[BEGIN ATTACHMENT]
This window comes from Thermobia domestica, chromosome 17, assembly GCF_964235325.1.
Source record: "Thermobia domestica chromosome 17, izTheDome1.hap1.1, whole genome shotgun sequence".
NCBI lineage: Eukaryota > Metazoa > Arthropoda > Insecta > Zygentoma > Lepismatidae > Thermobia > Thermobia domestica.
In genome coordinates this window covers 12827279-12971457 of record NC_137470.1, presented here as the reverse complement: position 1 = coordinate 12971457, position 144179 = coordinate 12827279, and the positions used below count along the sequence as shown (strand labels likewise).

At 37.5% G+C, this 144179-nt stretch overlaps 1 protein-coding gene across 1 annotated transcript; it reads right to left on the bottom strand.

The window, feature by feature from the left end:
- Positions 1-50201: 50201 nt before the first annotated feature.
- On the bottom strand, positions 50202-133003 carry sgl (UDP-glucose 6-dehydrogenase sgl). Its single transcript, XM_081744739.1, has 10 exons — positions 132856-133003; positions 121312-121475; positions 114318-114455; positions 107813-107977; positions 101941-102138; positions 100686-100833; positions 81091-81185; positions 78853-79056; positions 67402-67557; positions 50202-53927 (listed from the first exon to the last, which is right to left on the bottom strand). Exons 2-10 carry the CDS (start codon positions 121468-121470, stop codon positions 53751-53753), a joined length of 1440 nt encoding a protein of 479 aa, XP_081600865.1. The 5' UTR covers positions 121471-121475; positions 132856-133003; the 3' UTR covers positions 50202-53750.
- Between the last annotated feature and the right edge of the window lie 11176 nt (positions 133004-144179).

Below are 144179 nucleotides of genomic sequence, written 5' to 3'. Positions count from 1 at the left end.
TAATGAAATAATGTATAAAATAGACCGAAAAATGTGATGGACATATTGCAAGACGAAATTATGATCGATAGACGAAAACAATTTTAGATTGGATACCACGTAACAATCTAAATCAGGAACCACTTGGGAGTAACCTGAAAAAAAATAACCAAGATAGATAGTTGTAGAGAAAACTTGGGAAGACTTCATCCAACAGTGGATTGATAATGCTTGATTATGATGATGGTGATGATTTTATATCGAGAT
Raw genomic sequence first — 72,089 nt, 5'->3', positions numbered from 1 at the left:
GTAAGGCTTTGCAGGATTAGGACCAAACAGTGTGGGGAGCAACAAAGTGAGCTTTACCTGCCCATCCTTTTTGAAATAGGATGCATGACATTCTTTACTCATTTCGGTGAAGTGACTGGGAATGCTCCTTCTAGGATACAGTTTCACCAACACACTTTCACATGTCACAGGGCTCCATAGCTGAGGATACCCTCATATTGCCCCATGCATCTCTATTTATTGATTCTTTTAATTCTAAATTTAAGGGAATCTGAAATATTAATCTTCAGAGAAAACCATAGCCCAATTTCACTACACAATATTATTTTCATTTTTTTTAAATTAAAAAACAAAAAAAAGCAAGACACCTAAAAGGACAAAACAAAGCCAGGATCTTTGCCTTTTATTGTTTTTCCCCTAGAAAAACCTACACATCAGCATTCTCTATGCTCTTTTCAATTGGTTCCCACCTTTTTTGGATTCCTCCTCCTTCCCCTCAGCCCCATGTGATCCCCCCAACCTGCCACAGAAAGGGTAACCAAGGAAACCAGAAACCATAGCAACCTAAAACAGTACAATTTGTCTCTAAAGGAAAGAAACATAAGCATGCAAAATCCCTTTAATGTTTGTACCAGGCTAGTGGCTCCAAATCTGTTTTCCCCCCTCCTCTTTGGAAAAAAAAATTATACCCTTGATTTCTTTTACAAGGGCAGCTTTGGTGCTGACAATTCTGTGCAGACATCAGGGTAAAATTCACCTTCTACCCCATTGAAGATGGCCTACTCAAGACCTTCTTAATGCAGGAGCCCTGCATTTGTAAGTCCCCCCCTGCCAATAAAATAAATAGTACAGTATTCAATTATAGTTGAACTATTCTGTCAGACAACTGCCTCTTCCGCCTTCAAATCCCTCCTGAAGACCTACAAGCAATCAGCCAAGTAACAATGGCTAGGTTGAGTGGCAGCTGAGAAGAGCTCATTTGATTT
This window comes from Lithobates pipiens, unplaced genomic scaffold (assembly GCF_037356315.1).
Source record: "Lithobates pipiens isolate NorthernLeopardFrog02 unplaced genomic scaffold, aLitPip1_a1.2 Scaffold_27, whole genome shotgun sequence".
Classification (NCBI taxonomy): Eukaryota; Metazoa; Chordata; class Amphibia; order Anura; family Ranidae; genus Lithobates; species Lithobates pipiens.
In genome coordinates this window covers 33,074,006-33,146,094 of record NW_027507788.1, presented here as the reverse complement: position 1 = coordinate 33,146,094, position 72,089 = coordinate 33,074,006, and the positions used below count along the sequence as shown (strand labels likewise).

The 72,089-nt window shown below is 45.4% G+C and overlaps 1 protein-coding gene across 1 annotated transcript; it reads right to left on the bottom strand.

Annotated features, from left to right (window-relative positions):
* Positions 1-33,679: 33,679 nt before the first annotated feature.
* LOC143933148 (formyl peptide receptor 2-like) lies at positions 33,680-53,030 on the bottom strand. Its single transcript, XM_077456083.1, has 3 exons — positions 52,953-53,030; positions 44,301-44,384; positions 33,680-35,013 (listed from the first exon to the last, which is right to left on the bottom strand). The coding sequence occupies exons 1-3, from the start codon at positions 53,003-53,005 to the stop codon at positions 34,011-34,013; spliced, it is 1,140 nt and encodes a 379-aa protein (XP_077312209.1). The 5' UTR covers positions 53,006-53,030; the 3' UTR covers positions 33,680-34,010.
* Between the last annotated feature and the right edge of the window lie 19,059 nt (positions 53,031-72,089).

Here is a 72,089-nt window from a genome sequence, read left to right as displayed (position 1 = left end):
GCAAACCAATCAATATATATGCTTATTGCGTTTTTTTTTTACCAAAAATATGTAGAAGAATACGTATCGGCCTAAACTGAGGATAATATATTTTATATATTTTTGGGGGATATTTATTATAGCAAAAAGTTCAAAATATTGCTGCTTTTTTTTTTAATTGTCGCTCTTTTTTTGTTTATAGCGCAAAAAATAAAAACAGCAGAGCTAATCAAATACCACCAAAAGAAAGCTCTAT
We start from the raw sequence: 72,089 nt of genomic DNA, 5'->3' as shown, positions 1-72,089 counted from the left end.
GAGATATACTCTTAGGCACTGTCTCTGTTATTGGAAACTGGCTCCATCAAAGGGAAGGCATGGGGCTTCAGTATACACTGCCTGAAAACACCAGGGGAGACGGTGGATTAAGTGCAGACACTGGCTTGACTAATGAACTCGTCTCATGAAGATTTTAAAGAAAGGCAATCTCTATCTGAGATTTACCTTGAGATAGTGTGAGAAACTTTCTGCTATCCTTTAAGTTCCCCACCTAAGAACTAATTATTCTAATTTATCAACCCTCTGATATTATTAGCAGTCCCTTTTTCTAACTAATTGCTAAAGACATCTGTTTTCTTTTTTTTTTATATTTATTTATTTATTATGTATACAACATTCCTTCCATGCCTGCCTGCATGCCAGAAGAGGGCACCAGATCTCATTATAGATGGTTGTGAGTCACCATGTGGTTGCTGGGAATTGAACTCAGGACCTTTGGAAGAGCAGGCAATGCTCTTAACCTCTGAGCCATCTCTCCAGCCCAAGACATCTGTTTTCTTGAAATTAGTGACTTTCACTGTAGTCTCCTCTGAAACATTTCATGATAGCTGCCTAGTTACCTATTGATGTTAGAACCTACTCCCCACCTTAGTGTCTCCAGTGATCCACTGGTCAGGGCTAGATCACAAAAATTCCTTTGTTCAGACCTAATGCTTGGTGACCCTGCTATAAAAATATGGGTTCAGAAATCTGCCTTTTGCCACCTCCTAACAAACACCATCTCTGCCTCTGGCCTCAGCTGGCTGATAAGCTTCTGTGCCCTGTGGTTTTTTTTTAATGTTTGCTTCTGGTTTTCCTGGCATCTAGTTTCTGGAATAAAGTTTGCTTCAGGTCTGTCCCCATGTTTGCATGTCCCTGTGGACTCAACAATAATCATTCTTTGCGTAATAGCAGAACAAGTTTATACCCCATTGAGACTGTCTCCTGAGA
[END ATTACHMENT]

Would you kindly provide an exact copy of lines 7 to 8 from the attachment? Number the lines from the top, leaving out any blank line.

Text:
- Positions 1-50201: 50201 nt before the first annotated feature.
- On the bottom strand, positions 50202-133003 carry sgl (UDP-glucose 6-dehydrogenase sgl). Its single transcript, XM_081744739.1, has 10 exons — positions 132856-133003; positions 121312-121475; positions 114318-114455; positions 107813-107977; positions 101941-102138; positions 100686-100833; positions 81091-81185; positions 78853-79056; positions 67402-67557; positions 50202-53927 (listed from the first exon to the last, which is right to left on the bottom strand). Exons 2-10 carry the CDS (start codon positions 121468-121470, stop codon positions 53751-53753), a joined length of 1440 nt encoding a protein of 479 aa, XP_081600865.1. The 5' UTR covers positions 121471-121475; positions 132856-133003; the 3' UTR covers positions 50202-53750.